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Bahrain: UK MPs demand answers after kingdom removed from human rights list

For first time since 2015, Bahrain is dropped from UK government's countries of concern. Lawmakers demand to know how that decision was made
British Prime Minister Rishi Sunak greets Bahrain's Prime Minister Prince Salman Bin Hamad Al Khalifa on the steps of 10 Downing Street on 3 July 2023 (AFP)
British Prime Minister Rishi Sunak greets Bahrain's Prime Minister Prince Salman Bin Hamad Al Khalifa on the steps of 10 Downing Street on 3 July 2023 (AFP)

British MPs are pressing the government to explain why Bahrain has been dropped from a list of human rights priority countries with rights groups calling the removal a whitewash.

The decision, revealed last Friday in the government’s 2022 Human Rights and Democracy Report, marks the first time since 2015 that Bahrain has not made the list.

The report praises the kingdom’s “long tradition of respecting and enabling” religious freedom and use of alternative sentencing, an effort the UK has supported Bahrain with, and which has significantly reduced the prison population.

It also commended last year’s parliamentary elections while acknowledging that some political parties remain banned and international observers weren’t invited.

MEE asked the Foreign, Commonwealth and Development Office (FCDO) what metrics had been used to make its decision.

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A spokesperson responded: "The decision to remove Bahrain from the Human Rights Priority Country list reflects their consistent progress in this area over a number of years, which has been directly supported by the UK."

“The UK remains committed to supporting reforms in Bahrain through our programmes and by encouraging the government to meet its human rights commitments.”

'Difficult to comprehend'

MPs and rights groups say they want to know exactly how the decision was made and criticised the decision that came days after the kingdom pledged to invest £1bn in Britain. 

“I am deeply concerned that the FCDO’s approach to human rights seems to be up for auction,” said Labour MP Chris Bryant, who is a member of the Foreign Affairs Committee.

'I am deeply concerned that the FCDO’s approach to human rights seems to be up for auction' 

-  Chris Bryant, Labour MP

Bryant called on Foreign Secretary James Cleverly to explain how the conclusion had been made.

“Death row is filled with men tortured into signing false confessions to crimes they did not commit, because they dared call for democratic reforms,” Bryant said.

Conservative MP Sir Peter Bottomley said the decision was “difficult to comprehend” given torture victims, including Mohamed Ramadan and Husain Ali Moosa, remain on death row in the kingdom.

Bottomley, who chairs the All-Party Parliamentary Group on Human Rights and Democracy in the Gulf, has also pushed for the foreign secretary to explain his rationale to parliament.

From death row in Jau Prison, Ramadan says his hope that the UK foreign secretary will help his case following the removal of Bahrain from the list “has faded”.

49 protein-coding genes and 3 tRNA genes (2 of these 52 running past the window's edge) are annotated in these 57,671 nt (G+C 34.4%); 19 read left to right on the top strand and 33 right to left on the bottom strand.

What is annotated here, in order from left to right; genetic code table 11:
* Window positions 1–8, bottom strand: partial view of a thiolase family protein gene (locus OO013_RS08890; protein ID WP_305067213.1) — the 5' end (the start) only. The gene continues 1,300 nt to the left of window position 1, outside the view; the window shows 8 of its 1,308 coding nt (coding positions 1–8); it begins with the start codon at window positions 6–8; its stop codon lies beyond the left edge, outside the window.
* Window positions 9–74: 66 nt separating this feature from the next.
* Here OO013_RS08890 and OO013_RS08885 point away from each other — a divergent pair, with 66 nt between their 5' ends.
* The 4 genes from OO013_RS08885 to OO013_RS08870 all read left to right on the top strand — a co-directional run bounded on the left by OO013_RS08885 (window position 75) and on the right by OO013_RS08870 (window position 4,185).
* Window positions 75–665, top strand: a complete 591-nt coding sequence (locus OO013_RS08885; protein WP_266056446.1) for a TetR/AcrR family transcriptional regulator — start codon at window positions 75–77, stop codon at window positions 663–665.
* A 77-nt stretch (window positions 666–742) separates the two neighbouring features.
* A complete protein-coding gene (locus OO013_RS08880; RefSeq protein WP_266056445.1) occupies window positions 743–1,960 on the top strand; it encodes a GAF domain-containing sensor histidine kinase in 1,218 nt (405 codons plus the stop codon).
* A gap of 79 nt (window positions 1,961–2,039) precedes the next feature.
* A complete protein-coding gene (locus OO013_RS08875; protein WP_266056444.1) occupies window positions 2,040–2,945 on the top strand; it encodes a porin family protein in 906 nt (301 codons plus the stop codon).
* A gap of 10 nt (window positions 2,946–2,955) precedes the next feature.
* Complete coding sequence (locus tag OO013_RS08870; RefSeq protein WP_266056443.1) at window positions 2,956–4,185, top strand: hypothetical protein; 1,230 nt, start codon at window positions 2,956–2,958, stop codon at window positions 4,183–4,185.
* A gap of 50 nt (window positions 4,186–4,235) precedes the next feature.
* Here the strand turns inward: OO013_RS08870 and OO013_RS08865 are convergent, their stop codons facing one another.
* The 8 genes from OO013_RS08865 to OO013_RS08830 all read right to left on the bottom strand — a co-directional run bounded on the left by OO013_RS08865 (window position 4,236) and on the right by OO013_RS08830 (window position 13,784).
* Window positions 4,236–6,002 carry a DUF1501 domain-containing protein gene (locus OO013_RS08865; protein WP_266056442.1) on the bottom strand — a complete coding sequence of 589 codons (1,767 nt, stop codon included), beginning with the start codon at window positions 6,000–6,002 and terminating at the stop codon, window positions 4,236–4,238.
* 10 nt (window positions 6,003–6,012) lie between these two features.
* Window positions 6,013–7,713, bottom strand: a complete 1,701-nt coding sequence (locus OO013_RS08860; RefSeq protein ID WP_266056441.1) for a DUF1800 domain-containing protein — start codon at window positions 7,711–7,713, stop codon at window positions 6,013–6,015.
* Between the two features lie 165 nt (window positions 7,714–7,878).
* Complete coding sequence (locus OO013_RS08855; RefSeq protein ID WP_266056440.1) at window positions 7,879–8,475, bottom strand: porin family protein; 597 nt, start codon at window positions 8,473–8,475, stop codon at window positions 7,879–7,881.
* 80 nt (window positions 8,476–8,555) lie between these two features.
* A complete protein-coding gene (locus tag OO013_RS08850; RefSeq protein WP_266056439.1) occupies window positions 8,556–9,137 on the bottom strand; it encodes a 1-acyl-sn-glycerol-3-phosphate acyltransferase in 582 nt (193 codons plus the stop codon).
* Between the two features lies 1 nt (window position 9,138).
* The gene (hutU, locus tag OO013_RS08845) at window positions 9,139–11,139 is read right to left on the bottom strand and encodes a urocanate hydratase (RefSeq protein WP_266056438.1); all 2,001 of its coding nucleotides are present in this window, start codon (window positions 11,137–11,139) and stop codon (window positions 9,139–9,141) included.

Ramadan, 39, was sentenced to death in 2014 after he and Moosa were charged with targeting police officers with a bomb and killing one of them. 

Their sentences were overturned by Bahrain's Court of Cassation in 2018, when an internal review found evidence that they may have been tortured into confessions, something the two men have repeatedly claimed. But in 2020, the same court reinstated the sentences.

“I feel extremely disappointed in [Cleverly] because I thought he would stand up for our case, especially after detailed information about our case was relayed to him,” Ramadan told the UK-based Bahrain Institute for Rights and Democracy (Bird) in a recent call. “But he has abandoned us.”

Criteria questioned

The UK government has also been criticised in recent years for providing millions in taxpayer money to the kingdom through the £70m Gulf Strategy Fund (GSF), which MPs have repeatedly attacked for being run opaquely.

Some of the GSF funding for Bahrain has gone - and continues to go - to the Bahraini Ombudsman and Special Investigations Unit which rights groups and UN experts say have failed to credibly investigate torture allegations.

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Sayed Ahmed Alwadaei, Bird's advocacy director, said the dropping of Bahrain from the priorities list fits a pattern. 

“The UK government has a history of using misleading human rights reports to whitewash Bahrain’s record of abuse," he said. "They have now gone even further and dropped Bahrain from their list of human rights priority countries in exchange for investment in the UK economy."

Niku Jafarnia, a Bahrain and Yemen researcher for Human Rights Watch, said she wished she had "any information" about the UK government's criteria for choosing human rights priority countries.

"Whatever criteria they are using don't seem to have a basis in human rights, but rather are influenced by British economic interests," she said, adding that she found it "laughable" that the FCDO's report said that Bahrain respected freedom of religion and belief.

"A country...where people continue to be imprisoned and tortured for exercising their freedom of belief and religion, and where just last month Bahraini authorities blocked access for Shia Bahrainis to the largest Shia Friday prayers, is not a country that has a 'long tradition of respecting and enabling freedom of religion and beliefs'," she said, quoting the report.

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